The Wrekin Giants  

Shropshire is a county abounding in legend and it is interesting to study some of the tales that have been handed down.  The Welsh for The Wrekin is Caer Gwrygon, a name older than the Welsh language.  

The Wrekin is a very distinctive 400m hill which dominates the views of mid Shropshire near the new town of Telford. So strong is its presence that it has entered the language of the Midlands people. “All round the Wrekin” means ‘going the long way’ or ‘not explaining something clearly and directly’, (“He went all round the Wrekin”).

It was also the inspiration for Tolkien’s Middle Earth in the acclaimed series of books – The Lord of The Rings. Tolkien used to live nearby and drew inspiration from the magnificent Shropshire landscape. Who would have guessed that Shropshire folk-lore tells us it was built by a giant who took a dislike to Shrewsbury.   

How did The Wrekin  to occupy it’s isolated position on its plain ? 

The story goes that two giants set themselves a task of building a hill to live.  In a very short time they had piled up the Wrekin.  

The Giants, however, quarrelled and one of them struck the other with a spade.  While they were fighting a Raven came and pecked at the eye of the one who was brandishing the spade. 

 The pain made him shed a tear which hollowed out a little basin in the rock which is always full of water to this day.  It is called Raven’s Bowl or the Cuckoo’s Cup and contains water still in the hottest weather.  

 Raven’s Bowl or Cuckoo’s Cup.  

The other Giant won the battle, so he built Ercall Hill and imprisoned the defeated Giant within it.    There The Giant remains to this day, and by the dead of night you may sometimes hear him groan.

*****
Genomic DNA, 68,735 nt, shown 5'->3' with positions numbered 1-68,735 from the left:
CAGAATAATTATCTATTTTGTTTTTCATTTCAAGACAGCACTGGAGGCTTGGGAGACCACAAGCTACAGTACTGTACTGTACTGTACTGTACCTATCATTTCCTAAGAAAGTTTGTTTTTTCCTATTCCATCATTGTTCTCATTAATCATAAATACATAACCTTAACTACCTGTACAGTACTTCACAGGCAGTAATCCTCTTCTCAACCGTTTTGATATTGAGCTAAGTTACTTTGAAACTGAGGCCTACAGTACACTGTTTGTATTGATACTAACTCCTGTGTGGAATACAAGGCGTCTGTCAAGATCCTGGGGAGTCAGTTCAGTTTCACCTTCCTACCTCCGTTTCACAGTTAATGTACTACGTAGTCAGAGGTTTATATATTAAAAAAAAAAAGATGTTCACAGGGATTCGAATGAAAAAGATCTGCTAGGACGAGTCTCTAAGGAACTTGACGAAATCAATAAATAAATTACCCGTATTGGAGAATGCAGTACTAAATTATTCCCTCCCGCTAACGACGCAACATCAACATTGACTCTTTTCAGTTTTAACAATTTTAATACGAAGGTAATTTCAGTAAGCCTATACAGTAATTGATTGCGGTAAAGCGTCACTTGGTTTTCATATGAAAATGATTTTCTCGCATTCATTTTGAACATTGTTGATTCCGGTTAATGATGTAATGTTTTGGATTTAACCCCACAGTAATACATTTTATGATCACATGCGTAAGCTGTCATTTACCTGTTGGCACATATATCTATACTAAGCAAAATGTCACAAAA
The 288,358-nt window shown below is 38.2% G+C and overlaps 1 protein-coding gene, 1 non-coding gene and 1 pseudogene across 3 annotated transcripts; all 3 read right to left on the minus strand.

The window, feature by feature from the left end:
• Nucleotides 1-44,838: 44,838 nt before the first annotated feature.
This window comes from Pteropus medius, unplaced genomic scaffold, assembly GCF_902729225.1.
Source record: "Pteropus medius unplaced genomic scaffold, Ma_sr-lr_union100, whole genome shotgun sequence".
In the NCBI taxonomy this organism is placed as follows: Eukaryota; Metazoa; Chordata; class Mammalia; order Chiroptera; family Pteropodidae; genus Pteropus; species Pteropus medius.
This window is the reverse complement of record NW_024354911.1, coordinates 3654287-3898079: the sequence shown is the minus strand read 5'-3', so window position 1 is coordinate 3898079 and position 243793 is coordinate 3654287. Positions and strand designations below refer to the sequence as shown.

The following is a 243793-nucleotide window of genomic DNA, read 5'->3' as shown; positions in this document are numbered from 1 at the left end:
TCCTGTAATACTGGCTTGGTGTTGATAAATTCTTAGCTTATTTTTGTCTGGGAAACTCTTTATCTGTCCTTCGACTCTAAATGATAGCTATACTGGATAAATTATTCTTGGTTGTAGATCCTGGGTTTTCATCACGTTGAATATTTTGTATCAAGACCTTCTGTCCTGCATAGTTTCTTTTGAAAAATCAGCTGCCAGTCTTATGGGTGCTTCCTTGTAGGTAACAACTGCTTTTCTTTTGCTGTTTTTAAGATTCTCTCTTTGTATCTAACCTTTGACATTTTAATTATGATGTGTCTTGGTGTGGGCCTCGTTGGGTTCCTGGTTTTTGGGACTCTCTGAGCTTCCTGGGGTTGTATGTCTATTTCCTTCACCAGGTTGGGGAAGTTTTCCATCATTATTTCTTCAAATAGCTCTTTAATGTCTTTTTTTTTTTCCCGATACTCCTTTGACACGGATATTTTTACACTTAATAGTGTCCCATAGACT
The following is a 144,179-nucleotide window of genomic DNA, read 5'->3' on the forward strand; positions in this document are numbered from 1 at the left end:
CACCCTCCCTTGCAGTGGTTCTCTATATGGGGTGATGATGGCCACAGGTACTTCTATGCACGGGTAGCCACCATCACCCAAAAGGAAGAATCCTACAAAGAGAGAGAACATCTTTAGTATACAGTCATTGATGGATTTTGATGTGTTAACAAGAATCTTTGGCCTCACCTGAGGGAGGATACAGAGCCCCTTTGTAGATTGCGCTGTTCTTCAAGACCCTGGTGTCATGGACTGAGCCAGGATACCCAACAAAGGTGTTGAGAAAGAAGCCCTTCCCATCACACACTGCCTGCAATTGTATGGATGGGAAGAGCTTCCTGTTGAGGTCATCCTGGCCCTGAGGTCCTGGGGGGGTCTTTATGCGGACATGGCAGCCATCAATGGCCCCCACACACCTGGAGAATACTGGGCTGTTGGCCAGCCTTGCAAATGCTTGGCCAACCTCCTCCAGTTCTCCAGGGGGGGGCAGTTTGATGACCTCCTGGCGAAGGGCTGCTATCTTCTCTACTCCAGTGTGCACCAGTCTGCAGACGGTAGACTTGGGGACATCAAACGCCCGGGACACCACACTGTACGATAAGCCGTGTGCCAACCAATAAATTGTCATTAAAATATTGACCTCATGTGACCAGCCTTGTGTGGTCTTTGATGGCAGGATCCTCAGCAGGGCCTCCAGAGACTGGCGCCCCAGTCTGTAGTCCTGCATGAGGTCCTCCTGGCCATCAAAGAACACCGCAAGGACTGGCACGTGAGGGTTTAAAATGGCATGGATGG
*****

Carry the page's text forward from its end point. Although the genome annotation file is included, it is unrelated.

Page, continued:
While the victorious Giant was hurling his spade at the other, he dropped it and in doing so split the surrounding rock with the spade, making a narrow cleft which is called the Needle’s Eye.  All True Salopians’ have climbed through the Needle’s Eye and any girl who looked back when going through the Needle’s Eye would never be married.

Before imprisoning the defeated Giant, the triumphant one scraped the earth off his spade, thus creating a small hillock.  

Another mythical legend suggests that The Wrekin was a creation of a wicked Giant who disliked the people of Shrewbury, which is the county town of Shropshire.  Consequently he decided to block up the Severn with a load of earth to flood the town.  

“A giant called Gwendol Wrekin ap Shenkin ap Mynyddmawr with a grudge against the town of Shrewsbury decided to flood the town and kill all its inhabitants. So he collected a giant-sized spadeful of earth and set off towards the town. When in the vicinity of Wellington he met a cobbler returning from Shrewsbury market with a large sackful of shoes for repair. The giant asked him for directions, adding that he was going to dump his spadeful of earth in the River Severn and flood the town. “It’s a very long way to Shrewsbury,” replied the quick-thinking shoemaker. “Look at all these shoes I’ve worn out walking back from there!” The giant immediately decided to abandon his enterprise and dumped the earth on the ground beside him, where it became the Wrekin. The giant also scraped the mud off his boots, which became the smaller hill Ercall Hill nearby”

The Wrekin is not the highest hill in Shropshire, several are higher, but is supposed to be the highest in Britain for the circumference of its base.

The Wrekin is perhaps Shropshire’s most significant hillfort.  Once home to the Cornovii a British tribe (originally from Iberia), the fort was stormed by the Romans under Ostorius Scapula around the spring of AD47.

Previous settlements house a Bronze Age barrow, a Bronze Age cairn, a Holy Well and possible calendar stone. The Wrekin is perhaps Once home to the Cornovii a British tribe (originally from Iberia), the fort was stormed by the Romans under Ostorius Scapula around the spring of AD47.